Pubic hair grooming is a widespread practice and about a quarter of people who groom reported grooming-related injuries in a national survey, according to a new article published by JAMA Dermatology.
Sunbathers may want to avoid midnight snacks before catching some rays.
How does the skin develop follicles and eventually sprout hair? A USC-led study, published in the Proceedings of the National Academy of Sciences (PNAS), addresses this question using insights gleaned from organoids, 3-D assemblies of cells possessing rudimentary skin structure and function -- including the ability to grow hair.
Scientists from Trinity College Dublin, Ireland, have made a significant breakthrough in understanding the regulation of immune cells that play a pivotal role in allergic diseases such as asthma and eczema. They have identified a 'checkpoint' manned by these immune cells that, if barred, can halt the development of the lung inflammation associated with allergies.
A James Cook University scientist has made a discovery that will make life easier for surgery patients and their surgeon.
A protein which protects the fetus during pregnancy, HLA-G1, shows high potential for treating atopic dermatitis and other related diseases.
A research team led by Adam Friedman, MD, associate professor of dermatology at the GW School of Medicine and Health Sciences, has found that topically applied nitric oxide-releasing nanoparticles are a viable treatment for deep fungal infections of the skin caused by dermatophytes.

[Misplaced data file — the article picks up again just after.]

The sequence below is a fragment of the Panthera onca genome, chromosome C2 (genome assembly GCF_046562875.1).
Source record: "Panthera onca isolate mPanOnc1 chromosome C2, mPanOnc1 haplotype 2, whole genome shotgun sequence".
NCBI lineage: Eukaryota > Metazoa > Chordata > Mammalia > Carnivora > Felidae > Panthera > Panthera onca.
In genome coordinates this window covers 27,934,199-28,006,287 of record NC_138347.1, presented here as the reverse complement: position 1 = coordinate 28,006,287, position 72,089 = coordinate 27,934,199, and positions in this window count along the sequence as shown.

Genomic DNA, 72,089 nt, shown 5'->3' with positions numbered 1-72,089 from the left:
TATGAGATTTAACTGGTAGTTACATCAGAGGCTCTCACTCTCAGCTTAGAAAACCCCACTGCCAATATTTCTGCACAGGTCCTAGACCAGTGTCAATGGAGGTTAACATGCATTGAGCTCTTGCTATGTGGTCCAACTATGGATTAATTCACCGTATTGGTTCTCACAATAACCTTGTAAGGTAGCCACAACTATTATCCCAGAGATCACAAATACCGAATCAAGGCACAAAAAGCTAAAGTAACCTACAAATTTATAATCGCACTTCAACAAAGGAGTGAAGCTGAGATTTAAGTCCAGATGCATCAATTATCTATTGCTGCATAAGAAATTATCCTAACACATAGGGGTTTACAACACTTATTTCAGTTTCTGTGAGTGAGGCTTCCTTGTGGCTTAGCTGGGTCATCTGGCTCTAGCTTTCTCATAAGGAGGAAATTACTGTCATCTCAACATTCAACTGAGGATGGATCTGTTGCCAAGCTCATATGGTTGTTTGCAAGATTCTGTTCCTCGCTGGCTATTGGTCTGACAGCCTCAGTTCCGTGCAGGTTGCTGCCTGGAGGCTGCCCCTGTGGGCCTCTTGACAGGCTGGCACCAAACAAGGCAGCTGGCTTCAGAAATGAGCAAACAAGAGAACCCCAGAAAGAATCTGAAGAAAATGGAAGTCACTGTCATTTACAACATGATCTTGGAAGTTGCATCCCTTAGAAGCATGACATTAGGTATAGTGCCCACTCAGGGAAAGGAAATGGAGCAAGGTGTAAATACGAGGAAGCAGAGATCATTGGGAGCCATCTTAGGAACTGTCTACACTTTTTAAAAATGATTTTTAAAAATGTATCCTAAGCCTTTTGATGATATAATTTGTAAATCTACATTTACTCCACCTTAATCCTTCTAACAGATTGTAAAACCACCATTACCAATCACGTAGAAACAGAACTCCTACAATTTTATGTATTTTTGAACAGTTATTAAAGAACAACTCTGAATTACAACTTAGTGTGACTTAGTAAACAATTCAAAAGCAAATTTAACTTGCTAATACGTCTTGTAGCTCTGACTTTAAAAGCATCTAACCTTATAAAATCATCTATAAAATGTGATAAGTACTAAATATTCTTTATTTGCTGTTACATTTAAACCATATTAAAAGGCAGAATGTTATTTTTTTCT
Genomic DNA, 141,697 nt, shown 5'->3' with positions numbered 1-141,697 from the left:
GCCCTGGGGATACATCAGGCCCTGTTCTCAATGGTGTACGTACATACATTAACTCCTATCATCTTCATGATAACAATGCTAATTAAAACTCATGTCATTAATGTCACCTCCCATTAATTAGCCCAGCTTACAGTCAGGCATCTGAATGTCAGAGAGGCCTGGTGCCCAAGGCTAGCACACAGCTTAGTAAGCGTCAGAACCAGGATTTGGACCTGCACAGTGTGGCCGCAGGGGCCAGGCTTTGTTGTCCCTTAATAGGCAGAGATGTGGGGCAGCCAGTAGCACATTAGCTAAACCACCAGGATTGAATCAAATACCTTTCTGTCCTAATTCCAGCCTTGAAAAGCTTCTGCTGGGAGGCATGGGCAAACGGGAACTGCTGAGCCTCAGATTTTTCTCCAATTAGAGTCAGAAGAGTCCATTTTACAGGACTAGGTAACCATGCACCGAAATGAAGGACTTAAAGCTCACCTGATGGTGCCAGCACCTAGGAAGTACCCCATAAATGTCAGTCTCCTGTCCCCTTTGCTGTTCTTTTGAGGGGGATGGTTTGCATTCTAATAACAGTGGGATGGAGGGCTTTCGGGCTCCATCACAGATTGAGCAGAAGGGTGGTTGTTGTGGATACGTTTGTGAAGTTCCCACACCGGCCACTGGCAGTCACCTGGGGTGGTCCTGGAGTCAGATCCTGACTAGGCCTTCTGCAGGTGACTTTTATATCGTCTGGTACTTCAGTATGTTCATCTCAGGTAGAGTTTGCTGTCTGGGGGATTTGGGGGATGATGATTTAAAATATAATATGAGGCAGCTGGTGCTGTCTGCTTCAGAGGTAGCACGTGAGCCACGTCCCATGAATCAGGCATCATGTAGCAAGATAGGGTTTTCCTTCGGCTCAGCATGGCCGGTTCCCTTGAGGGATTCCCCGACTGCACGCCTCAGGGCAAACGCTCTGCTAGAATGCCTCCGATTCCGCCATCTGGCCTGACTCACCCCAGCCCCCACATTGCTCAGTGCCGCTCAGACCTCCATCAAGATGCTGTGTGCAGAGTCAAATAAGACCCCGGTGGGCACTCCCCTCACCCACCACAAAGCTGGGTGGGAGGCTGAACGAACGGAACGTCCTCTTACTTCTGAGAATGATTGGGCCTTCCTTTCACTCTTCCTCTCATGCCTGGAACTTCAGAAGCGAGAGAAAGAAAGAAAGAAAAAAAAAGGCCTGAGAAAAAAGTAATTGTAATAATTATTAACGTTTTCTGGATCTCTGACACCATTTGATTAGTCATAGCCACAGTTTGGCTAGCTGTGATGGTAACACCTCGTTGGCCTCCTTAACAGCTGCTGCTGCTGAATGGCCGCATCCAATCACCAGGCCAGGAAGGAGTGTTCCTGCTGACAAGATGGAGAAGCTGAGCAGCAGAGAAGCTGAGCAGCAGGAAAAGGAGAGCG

A Henry Ford Hospital study has shown that skin transplant surgery has long-term benefit for restoring skin pigmentation caused by the skin disease vitiligo. In a retrospective study, researchers found that a majority of areas of the skin treated with surgery still had 'very good to excellent' color match pigmentation five years later.
A team of researchers from the Wyss Institute at Harvard University has created a super-strong 'tough adhesive' that is non-toxic and binds to biological tissues with a strength comparable to the body's own resilient cartilage, even when they're wet. Inspired by the glue produced by a slug, the double-layered hydrogel material demonstrates both high adhesion strength and strain dissipation, making it useful in a variety of medical applications.
The size of protein-based drug molecules prevents their absorption into the body when taken orally making injection (intramuscularly, subcutaneously, intravenously, etc.) the only effective delivery method. Research into transdermal drug delivery systems to make taking these drugs easier and cheaper has lead Japanese researchers to develop a new photothermal abrasion system. It uses near-infrared light to irradiate gold nanorods in a gel skin patch to increase skin temperature and permeability for improved drug delivery.